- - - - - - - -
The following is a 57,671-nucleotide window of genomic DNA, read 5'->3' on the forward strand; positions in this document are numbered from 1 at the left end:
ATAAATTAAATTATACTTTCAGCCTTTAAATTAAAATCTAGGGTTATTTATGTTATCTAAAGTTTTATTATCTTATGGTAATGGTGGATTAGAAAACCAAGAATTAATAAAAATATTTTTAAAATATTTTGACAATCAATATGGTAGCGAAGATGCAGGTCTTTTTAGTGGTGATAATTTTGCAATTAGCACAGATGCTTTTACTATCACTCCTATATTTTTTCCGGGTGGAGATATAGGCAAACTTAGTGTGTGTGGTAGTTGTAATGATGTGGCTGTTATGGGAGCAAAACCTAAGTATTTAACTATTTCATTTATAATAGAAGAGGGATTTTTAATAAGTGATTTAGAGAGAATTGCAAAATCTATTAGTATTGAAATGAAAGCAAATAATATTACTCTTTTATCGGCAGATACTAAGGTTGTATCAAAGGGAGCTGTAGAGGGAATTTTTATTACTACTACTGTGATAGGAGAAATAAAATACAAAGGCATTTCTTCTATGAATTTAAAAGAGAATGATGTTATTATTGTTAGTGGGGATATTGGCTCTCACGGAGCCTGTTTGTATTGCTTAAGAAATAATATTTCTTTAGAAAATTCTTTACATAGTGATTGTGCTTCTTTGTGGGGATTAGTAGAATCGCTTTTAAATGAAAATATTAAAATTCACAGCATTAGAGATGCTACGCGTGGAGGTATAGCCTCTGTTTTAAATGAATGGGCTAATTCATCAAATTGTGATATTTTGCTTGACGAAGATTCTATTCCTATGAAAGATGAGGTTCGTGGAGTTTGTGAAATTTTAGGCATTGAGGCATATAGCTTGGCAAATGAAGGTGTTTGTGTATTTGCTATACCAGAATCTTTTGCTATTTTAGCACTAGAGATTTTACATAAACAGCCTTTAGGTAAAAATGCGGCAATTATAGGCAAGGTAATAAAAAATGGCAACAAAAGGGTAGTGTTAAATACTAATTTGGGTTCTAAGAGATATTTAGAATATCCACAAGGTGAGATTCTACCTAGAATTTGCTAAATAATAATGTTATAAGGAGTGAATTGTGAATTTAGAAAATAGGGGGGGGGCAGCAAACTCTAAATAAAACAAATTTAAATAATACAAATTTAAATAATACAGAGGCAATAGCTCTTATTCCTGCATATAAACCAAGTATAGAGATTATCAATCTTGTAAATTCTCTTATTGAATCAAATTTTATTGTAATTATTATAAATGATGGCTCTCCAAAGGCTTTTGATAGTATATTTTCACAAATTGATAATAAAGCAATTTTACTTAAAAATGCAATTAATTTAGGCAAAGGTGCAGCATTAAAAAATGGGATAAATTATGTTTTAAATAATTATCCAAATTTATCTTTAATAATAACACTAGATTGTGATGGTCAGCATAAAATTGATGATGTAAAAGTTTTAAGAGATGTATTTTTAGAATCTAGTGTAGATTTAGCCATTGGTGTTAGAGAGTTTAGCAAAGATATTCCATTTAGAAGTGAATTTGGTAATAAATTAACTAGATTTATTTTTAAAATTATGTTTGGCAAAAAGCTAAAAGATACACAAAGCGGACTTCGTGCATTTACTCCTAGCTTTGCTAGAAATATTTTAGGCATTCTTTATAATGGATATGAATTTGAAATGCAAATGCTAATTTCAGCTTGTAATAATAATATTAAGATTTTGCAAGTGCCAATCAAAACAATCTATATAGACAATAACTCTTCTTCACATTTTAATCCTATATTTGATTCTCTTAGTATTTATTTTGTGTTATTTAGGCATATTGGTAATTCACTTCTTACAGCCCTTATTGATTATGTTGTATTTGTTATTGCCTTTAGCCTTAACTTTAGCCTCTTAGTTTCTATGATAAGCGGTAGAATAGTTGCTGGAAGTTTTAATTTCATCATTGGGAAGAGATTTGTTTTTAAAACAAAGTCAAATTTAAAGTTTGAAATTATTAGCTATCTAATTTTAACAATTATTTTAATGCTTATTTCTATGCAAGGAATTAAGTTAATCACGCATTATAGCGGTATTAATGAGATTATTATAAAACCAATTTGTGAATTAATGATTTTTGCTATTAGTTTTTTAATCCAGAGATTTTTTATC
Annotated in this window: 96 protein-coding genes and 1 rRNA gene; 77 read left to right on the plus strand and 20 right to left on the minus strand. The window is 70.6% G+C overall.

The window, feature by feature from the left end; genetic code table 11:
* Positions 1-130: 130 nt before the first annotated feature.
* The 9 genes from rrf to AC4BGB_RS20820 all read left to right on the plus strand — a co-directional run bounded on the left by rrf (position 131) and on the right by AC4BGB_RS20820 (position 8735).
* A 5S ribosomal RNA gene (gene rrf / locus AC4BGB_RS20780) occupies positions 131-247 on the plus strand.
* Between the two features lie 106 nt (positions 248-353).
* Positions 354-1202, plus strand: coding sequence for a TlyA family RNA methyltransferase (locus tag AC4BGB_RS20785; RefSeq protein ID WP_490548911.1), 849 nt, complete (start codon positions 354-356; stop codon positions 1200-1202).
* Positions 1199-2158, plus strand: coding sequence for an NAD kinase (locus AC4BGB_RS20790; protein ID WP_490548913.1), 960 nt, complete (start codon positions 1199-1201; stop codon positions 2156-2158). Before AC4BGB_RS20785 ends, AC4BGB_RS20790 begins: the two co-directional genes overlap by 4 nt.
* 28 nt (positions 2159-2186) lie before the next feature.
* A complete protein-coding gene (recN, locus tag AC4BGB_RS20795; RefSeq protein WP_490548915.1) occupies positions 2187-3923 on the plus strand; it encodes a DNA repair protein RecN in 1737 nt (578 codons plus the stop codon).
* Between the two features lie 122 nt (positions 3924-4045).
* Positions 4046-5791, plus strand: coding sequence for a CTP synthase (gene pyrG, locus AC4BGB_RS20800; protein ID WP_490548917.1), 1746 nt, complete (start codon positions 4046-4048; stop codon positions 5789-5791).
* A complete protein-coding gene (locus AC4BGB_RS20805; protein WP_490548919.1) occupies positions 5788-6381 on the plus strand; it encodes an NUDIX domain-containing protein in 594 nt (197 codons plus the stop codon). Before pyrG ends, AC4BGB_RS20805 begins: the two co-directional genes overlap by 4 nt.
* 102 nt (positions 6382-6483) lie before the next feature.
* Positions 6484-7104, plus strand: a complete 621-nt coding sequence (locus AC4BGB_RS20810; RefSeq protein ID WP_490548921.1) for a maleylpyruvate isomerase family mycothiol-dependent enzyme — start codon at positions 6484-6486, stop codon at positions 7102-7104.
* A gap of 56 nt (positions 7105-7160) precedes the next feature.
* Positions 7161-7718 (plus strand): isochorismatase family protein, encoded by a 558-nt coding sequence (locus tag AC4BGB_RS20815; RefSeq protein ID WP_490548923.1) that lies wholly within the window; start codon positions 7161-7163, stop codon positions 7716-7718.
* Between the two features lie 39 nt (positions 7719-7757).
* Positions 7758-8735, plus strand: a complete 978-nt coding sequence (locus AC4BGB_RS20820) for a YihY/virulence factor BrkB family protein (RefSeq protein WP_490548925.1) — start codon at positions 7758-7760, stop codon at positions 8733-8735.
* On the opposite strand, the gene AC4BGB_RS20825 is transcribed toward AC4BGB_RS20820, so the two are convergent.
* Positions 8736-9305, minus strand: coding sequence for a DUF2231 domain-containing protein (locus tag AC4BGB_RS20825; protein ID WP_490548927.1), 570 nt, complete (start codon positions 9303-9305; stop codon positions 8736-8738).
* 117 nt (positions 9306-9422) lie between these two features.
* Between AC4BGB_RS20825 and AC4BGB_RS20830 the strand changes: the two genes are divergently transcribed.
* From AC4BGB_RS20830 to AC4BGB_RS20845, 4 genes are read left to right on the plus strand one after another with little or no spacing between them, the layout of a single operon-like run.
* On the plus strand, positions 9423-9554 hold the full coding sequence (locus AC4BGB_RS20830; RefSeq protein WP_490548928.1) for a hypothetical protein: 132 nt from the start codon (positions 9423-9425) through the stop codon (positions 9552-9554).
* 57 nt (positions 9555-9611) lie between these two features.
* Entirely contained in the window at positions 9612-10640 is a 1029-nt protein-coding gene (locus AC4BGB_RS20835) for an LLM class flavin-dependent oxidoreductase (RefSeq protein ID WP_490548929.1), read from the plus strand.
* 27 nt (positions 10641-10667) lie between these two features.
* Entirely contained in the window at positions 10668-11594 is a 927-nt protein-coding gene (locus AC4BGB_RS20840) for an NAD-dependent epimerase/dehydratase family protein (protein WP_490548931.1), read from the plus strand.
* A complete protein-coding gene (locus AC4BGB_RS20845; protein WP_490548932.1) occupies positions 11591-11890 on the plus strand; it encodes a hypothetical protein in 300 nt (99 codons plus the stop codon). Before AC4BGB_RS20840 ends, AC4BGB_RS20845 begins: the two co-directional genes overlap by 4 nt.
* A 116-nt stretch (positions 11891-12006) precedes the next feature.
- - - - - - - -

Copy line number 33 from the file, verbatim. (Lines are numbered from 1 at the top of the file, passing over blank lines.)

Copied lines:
* A 116-nt stretch (positions 11891-12006) precedes the next feature.